Bushey facts for kids
Quick facts for kidsBushey
|OS grid reference|
|Sovereign state||United Kingdom|
|Dialling code||020, 01923|
|Ambulance||East of England|
|EU Parliament||East of England|
Bushey (population 24,000) is a town in the Hertsmere borough of Hertfordshire in the East of England. Bushey Heath is a large neighbourhood south east of Bushey on the boundary with the London Borough of Harrow reaching elevations of 165 metres (541 ft) above sea level.
The first written record of Bushey is an account in the Domesday Book, which describes a small agricultural village named 'Bissei' (which later became 'Biss(h)e' and then 'Bisheye' during the 12th century). However, chance archaeological findings of Stone Age tools provide evidence that the area was inhabited as far back as the Palaeolithic period. The town also has links to the Roman occupation of Britain, with the main road running through it being Roman; sites of possible Roman villas being unearthed in the area; and a Roman tessellated pavement was discovered near Chiltern Avenue.
The origin of the town's name is not fully known. In terms of the original name, "Bissei," an early theory in Reverend J.B. Johnstone's book The Place-Names of England and Wales states that it may have meant "Byssa's Isle," and it started life as a lake-village surrounded by marshes, streams and lakes. A more modern theory (but less romantic) is that it is simply derived from the Old English word bysce and Old French boisseie, meaning a 'place covered with wood'. The latter theory could prove more apt, as the town is located in the valleys which extend southwards from the Chiltern Hills, which were once covered in dense forests of oak, elm, ash, hazel and juniper.
Bushey Heath's story begins in the Napoleonic Wars during a large food shortage. To help solve the problem, the government awarded the waste land to the east of Bushey to Bushey landowners to be used as farming; the land was more generally known as Bushey Common. Whilst the original aim was to produce food, being close to a railway and up to 500 ft above sea level with beautiful and broad views made the area attractive for housing developers.
The 19th and 20th centuries marked the time of most change in Bushey, especially between 1860 and 1960. The population rose 28-fold within 200 years, from 856 in 1801, to just under 24,000 today. The expansion was for many reasons, one of the main ones being due to the boom in industry caused by the railway in the early 20th century. A result was that many new jobs were created in and around Watford, and in the early 1920s, Bushey's first council houses were built. More housing was later built for the service families working in defence organisations in Stanmore and Northwood. The expansion eventually died down because much of the land in and around Bushey was protected under the Metropolitan Green Belt after the Second World War.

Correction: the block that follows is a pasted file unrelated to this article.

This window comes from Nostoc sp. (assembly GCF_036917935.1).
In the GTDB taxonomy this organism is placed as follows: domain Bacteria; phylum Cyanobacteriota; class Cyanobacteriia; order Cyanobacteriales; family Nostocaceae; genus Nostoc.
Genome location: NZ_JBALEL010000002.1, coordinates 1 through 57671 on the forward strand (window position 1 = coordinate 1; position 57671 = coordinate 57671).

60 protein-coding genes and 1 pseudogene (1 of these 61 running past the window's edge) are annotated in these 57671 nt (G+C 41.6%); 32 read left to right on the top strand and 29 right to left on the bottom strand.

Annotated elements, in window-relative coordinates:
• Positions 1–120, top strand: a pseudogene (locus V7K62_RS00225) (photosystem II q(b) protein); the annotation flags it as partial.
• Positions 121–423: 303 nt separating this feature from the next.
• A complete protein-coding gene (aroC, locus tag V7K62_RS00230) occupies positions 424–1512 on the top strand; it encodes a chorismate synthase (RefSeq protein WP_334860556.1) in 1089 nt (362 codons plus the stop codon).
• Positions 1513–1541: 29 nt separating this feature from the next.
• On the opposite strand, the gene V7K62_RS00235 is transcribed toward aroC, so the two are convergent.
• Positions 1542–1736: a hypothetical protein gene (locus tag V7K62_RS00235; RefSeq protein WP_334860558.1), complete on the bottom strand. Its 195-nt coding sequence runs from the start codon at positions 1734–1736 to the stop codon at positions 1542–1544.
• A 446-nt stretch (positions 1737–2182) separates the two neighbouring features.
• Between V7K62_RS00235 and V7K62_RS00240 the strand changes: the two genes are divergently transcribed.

This same Green Belt legislation was also partly responsible for the abandonment of the pre-war Edgware to Bushey Heath extension as part of the Northern Heights programme of the Northern line underground railway. The Metropolitan Green Belt put great restrictions on new development, and the plan was to use the new railway to stimulate new housing around the new route; without the new housing the route was deemed no longer viable. However, as work was advanced at the onset of war, the depot was completed for use as bomber manufacture, and following the Second World War and Green Belt coming into force, it was converted into the Aldenham bus depot (of Cliff Richard's Summer Holiday fame), which it remained until 1985, when it became derelict. It was redeveloped in 1996 and is now the Centennial Park Industrial Estate ( ). Bushey Heath station would have been located at the intersection of Elstree Road and Northwestern Avenue ( ). Conceptual plans existed in the 1903 Act of Parliament for an Edgware to Watford railway that would have seen the railway extended at a later date though Bushey village and on to Watford market, but even less came of that than the partially completed Edgware to Bushey Heath stretch.
The highest point in the historic county of Middlesex was in Bushey Heath on the border between Hertfordshire and Middlesex at the junction of the A4140 and the A409. At 153 m (502 ft) above sea level, the grid reference was TQ 152937.
Stories, legends and folklore